'Fig. B. Section of a Dog's Pancreas. From a drahwing. Zeiss D. Oc. 4, tube 120 mm.

a, secondary cell mass; b, ordinary alveoli; c, connective tissue framework; d, duct cut across obliquely.' (354)


In text:

'In the dog (fig. B) the alveolar cells are larger than those of the monkey. The differentiation of the cells is usually well marked but the lumen is indistinct. The two zones of the cells are particularly well seen in the gland of the starved animal, for although the stained zone is narrow the contrast is all the more distinct. The cells from the recently secreting pancreas are very distinctly vacuolated and the nuclei are larger and more regular in shape. In sections of the pancreas of the starved dog stained with equal parts of rubin and methyl orange solutions after staining with hammatoxylin, the inner part of the cells is stained of a light brown and the outer of a deep purple-brown. By this method of staining the granular appearance of the inner zone of the cells is particularly well seen, as well as the vacuolation of the cells.' (353-354)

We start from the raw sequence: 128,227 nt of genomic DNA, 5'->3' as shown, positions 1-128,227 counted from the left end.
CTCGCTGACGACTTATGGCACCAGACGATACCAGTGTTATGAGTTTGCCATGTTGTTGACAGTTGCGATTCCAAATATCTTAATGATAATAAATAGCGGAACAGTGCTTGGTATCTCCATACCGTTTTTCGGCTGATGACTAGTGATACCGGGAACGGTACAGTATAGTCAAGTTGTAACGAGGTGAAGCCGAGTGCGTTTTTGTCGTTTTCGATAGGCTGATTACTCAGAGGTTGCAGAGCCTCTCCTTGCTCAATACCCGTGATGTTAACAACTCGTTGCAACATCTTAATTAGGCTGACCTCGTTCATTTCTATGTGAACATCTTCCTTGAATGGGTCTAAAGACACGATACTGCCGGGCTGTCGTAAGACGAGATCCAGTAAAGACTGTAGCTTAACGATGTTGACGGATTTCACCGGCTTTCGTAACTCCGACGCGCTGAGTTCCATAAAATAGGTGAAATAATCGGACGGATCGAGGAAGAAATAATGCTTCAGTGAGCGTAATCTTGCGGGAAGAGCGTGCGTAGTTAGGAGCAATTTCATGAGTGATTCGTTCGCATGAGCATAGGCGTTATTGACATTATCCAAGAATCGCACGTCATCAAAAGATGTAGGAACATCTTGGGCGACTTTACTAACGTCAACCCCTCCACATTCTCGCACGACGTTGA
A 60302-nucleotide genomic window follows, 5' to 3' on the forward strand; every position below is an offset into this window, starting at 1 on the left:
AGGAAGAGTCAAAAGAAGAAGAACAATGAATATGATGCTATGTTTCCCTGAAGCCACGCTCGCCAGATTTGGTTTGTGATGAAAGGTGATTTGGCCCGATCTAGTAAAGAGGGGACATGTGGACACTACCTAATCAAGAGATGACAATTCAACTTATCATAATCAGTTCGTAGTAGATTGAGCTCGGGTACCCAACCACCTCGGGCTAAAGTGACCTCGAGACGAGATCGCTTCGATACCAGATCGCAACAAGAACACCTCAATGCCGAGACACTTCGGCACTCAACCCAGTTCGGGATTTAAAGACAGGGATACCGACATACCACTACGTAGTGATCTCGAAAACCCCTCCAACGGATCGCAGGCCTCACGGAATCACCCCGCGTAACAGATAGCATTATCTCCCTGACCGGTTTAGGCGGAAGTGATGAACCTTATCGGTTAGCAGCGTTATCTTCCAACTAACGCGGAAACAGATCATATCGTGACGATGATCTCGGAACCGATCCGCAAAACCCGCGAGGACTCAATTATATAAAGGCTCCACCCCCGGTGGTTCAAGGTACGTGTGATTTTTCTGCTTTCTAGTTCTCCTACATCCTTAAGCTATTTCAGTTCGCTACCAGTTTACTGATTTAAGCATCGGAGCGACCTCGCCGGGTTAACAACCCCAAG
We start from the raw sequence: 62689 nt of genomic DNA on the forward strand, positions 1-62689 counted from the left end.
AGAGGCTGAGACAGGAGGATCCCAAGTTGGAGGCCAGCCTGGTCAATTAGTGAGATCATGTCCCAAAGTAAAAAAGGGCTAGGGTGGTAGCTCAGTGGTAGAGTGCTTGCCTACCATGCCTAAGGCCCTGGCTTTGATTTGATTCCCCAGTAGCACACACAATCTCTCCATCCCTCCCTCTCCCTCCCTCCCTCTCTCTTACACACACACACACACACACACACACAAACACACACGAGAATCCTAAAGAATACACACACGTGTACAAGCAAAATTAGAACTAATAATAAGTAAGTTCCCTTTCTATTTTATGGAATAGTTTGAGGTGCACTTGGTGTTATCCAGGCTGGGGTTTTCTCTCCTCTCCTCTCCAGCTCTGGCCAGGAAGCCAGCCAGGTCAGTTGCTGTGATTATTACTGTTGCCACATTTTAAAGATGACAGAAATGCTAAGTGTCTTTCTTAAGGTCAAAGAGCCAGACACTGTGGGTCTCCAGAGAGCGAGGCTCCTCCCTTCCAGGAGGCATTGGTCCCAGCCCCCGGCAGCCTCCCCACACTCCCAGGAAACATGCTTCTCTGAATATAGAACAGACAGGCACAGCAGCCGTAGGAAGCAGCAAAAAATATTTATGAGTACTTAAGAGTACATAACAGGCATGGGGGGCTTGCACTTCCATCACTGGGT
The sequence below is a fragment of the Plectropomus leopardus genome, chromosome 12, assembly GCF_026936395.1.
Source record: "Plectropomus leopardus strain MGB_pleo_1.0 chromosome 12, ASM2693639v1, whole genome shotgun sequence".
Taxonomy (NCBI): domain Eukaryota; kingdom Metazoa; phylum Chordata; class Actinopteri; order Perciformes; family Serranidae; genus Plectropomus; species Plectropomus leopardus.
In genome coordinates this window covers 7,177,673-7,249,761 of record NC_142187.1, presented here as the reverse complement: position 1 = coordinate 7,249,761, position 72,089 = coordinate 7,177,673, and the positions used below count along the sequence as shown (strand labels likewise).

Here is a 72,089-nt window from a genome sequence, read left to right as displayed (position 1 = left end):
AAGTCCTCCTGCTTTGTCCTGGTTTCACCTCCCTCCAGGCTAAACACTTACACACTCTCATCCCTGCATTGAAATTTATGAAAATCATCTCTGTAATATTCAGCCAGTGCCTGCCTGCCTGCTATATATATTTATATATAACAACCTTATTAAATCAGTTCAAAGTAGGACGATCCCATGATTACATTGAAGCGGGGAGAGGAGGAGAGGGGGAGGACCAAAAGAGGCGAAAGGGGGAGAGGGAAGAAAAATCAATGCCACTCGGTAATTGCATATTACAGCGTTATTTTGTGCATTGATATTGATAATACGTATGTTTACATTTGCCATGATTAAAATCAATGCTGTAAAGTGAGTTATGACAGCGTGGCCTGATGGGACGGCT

'In the dog (fig. B, a) the secondary cell groups are small and not numerous, buit from their comparatively light staining in haematoxylin contrast very strongly with the remainder of the gland. The frequency of these groups does not seem to differ in different parts of the same gland, since we cut sections of different parts of the gland for the purpose of testing the question. Very often the cells are in form of multinucleated masses, but here and there there is an appearance of the more columnar form.' (360)